Two successive terms of U.S. membership on the UN Human Rights Council (UNHRC), before the mandatory one-year hiatus, have improved the body’s performance in several ways. These improvements include strengthening the council’s commitment to country-level action, fortifying norms that underpin fundamental freedoms and assist at-risk populations, rebalancing the human rights agenda, and building momentum for the defense of civil society. U.S. membership has not, however, remedied all of UNHRC’s chronic ills. The UN General Assembly routinely elects to the council egregious rights violators such as China, Saudi Arabia, and, until recently, Russia. The UNHRC’s official agenda retains a standing agenda component, Item 7, focused exclusively on Israel. Human rights groups bemoan the UNHRC’s inadequate response to a rising tide of reprisals against human rights defenders.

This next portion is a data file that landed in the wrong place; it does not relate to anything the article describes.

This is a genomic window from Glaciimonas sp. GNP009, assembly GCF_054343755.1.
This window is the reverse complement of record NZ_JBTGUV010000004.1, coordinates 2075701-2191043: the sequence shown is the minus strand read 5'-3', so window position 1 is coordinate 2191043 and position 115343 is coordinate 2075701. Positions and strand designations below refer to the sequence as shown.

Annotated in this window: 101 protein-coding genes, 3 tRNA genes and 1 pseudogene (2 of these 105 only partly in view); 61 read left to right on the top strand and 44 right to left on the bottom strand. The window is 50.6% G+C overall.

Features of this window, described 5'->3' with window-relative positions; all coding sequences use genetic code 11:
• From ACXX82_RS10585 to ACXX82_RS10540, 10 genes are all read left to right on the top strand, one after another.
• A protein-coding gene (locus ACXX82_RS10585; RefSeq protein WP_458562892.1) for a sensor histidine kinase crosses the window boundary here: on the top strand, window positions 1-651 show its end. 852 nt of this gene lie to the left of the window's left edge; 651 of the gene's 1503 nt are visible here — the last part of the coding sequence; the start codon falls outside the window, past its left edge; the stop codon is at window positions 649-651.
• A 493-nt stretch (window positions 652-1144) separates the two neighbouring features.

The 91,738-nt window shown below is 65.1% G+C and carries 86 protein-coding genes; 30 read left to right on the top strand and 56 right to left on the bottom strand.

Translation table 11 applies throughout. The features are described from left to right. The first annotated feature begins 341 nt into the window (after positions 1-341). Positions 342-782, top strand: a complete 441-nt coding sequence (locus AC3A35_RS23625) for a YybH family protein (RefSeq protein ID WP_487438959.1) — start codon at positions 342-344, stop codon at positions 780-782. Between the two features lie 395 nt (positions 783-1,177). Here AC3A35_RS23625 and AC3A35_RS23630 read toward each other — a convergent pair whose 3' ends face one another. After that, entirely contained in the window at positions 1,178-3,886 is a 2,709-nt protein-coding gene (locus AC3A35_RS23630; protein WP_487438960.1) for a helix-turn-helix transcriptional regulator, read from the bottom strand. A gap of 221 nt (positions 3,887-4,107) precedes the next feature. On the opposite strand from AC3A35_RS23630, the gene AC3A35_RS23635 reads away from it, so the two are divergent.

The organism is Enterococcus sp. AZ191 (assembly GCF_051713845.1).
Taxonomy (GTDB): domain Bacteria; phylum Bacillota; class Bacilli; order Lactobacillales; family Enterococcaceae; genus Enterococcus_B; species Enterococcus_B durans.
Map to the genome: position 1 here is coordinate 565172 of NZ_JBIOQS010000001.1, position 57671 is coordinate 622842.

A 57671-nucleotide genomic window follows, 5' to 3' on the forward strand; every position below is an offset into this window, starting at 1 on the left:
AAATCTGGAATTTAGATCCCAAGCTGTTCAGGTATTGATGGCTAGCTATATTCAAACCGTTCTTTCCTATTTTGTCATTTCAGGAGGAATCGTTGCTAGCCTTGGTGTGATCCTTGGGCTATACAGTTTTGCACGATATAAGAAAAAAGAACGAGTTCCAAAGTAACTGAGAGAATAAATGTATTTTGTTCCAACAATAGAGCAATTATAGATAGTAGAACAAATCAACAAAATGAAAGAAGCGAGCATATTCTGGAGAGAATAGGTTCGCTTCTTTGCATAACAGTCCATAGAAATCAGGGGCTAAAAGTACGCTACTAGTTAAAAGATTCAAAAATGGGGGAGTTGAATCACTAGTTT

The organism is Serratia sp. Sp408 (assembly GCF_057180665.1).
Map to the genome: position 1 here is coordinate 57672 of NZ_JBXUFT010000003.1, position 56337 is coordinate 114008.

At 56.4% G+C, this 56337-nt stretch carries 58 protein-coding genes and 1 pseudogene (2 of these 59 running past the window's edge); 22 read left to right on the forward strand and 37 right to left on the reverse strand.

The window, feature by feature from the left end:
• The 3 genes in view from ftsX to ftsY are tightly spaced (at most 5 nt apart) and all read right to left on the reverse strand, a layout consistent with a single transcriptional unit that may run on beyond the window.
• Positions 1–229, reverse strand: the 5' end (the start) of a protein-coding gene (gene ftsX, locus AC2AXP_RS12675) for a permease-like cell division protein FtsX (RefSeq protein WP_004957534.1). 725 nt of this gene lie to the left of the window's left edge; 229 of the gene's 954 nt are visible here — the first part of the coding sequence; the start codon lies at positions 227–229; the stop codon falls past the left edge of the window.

U.S. participation in the UNHRC can advance U.S. interests and lessen anti-Israel bias while supporting measures to avert and de-escalate human rights crises, thus reducing the likelihood of costly military interventions. In this discussion paper, Mark P. Lagon and Ryan Kaminski explain how the United States can exercise catalytic leadership to create a stronger UNHRC.